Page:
Governor General Léger, Madame Léger, ladies and gentlemen.
This is the sixth presentation of the Roland Michener Award, established by Your Excellency’s distinguished predecessor.
The award recognizes achievement for meritorious public service in the field of journalism. It does not go to an individual but to a news organization. The annual competition is open to weekly and daily newspapers big and small, news agencies, radio and television stations, networks and periodicals. Each year since its inauguration just a few years ago, the Michener Award has grown in prestige.
Indeed Press Club Canada attempts to encourage excellence in the news media. In this regard, it has been administering the Roland Michener Award since its inception and has been striving to make it the most prestigious Canadian Award in the field of journalism.
Among those most closely involved with the award I should like to add the name of Mr. Bill MacPherson, National Editor of the Ottawa Citizen, who has been the unfaltering Chairman of the Award Committee since the founding of the Roland Michener Award. I should also like to pay a tribute to the artist who created the beautiful trophy which represents the Michener Award – Mr. John Matthews, a well-known sculptor from Ottawa.
This year the jury includes Fraser MacDougall, chair of the judging panel, former Canadian Press executive and now executive secretary of the Ontario Press Council; Yves Jasmin, assistant secretary general of Communications at the National Museum of Canada, Patrick Nagle of the Vancouver Sun and Bill Boss, director of public relations at the University of Ottawa.
There were entries from both the written and electronic press and in both national languages. The adjudicators gave the 1975 Roland Michener Award to the Montreal Gazette and the London Free Press, and they wrote in their report the following:
The Gazette’s entry centred around a series of articles by reporter Gillian Cosgrove about the treatment of unwanted or problem girls in provincially-maintained detention centres, where they were handled in ways that society no longer accepts for criminals. The reporter resorted to the not uncommon method of obtaining employment in one such centre, after unsuccessful attempts to dig out the story in more conventional ways, and emerged from her expedience with a harrowing succession of articles that provoked swift action at both provincial and municipal levels.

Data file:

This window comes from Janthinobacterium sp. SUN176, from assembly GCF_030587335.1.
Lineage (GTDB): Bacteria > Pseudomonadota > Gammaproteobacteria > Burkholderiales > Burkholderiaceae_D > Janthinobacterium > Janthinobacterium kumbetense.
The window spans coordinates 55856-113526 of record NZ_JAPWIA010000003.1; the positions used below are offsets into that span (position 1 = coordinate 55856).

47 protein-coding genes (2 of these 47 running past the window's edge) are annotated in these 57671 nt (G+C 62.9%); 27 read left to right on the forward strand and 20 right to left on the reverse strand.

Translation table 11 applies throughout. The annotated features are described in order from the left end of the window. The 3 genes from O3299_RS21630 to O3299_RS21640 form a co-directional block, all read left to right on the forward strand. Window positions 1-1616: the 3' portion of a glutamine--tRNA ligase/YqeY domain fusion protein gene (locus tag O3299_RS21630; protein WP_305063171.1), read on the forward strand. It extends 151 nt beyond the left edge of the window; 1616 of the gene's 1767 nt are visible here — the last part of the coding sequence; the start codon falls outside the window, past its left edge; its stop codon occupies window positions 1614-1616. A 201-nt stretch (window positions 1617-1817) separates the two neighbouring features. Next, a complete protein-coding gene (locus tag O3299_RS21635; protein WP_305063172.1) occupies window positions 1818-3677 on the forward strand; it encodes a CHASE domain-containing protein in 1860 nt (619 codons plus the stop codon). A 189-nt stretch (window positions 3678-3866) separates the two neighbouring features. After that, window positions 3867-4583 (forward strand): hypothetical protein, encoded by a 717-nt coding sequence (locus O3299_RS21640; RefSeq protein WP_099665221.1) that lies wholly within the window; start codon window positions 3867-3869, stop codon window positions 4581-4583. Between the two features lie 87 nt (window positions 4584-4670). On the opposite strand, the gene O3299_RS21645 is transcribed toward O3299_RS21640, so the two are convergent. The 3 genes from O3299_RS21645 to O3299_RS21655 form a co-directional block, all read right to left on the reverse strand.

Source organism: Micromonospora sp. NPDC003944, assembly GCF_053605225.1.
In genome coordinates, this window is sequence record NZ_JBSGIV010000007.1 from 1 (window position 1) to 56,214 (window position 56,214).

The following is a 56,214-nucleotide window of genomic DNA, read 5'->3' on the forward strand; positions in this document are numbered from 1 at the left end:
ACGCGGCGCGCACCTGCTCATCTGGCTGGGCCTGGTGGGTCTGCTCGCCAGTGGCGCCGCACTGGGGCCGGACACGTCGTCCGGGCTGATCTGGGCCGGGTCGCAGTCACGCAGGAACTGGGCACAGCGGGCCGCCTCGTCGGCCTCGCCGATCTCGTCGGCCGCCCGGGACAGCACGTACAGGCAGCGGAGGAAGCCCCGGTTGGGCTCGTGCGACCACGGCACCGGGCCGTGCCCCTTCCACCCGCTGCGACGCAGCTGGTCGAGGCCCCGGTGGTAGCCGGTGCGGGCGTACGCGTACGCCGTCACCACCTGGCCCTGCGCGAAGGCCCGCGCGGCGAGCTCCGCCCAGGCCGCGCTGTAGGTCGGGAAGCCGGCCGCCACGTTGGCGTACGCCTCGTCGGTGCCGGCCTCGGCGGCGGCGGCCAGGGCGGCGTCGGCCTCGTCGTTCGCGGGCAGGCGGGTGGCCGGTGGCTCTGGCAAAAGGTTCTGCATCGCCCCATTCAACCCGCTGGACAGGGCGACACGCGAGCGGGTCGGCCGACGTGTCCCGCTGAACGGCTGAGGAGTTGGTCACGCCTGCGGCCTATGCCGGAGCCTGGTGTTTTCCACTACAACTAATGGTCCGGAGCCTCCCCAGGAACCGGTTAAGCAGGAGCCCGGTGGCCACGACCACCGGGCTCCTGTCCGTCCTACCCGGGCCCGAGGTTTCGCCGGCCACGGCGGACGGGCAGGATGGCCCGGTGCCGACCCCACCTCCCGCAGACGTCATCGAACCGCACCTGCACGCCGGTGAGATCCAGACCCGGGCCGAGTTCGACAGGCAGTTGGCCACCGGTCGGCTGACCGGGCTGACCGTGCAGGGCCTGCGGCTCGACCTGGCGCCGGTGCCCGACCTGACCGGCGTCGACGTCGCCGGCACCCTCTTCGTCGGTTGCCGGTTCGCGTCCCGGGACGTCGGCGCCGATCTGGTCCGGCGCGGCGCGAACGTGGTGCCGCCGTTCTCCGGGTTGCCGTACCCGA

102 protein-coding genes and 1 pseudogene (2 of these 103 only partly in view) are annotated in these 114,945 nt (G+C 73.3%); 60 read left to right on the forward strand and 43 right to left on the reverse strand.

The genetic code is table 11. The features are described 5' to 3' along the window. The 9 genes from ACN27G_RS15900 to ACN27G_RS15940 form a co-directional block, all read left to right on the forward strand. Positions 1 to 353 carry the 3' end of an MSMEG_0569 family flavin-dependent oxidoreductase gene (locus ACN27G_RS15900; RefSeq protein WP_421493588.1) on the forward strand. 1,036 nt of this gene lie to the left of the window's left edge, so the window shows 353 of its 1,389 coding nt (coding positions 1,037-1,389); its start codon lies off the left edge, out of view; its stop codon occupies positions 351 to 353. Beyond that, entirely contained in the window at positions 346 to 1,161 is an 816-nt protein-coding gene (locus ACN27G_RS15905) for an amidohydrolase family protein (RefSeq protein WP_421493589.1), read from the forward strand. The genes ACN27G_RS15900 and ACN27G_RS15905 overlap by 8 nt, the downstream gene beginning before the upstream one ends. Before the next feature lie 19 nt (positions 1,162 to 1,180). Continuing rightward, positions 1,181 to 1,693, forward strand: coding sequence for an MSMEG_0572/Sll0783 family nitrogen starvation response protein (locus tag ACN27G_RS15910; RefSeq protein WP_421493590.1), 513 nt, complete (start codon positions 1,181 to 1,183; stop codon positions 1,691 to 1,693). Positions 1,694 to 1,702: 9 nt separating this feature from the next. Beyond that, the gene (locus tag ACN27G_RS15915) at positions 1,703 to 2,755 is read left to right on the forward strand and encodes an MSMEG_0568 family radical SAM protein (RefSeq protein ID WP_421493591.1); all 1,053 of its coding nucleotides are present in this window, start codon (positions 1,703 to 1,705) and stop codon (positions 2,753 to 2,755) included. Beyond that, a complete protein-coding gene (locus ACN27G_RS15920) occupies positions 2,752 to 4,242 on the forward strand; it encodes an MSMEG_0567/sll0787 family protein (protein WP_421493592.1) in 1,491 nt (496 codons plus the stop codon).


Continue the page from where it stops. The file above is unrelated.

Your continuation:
Policies changed, recruiting procedures were reviewed and strengthened and new resources in time were found for the system, not only in Montreal but throughout the province of Quebec. Action developed on several fronts as Cosgrove’s pieces flowed and the Gazette assigned other staffers to cover the story’s broadening implications and keep it in balance.
The London Free Press entry was a series by reporter George Hutchison, illustrated by Photographer Dick Wallace, on the unfortunately hackneyed but all-too-real problem of mercury poisoning in Ontario. Their immediate focus had been the plight of the 50 fishing families around Lake St. Clair who had lost their livelihood but the reporters’ checking carried them to the Kenora, Grassy Narrows and White Dog districts, where they learned at firsthand about Minimata disease.
As the story developed, and representatives of the two reserves travelled to Japan to establish contact with the medical and scientific specialists monitoring the Minimata situation, the Free Press went along too.
The adjudicators were impressed not only with the depth of the treatment given the story and the development of staff by the Free Press, but also with the amount of space the editors devoted to it. There is no doubt that the seriousness with which the newspaper pursued the evidence, notwithstanding the non-committal, carefully-hedged findings of Canadian experts that were included in the coverage, resulted in action on several fronts, at both federal and provincial levels.
After carefully reviewing the submissions of both the Gazette and the London Free Press, the jury was unable to decide which was the best and declared a tie. Therefore, the 1975 Michener Award will be shared by both these two newspapers.
I am pleased to ask the representative of the Gazette, Lindsay Crysler and the London Free Press representative George Hutchison to come forward to be presented with the Roland Michener Award for 1975 by his Excellency, the Governor General.
Secretary, Press Clubs of Canada
Rideau Hall, Ottawa
October 6, 1976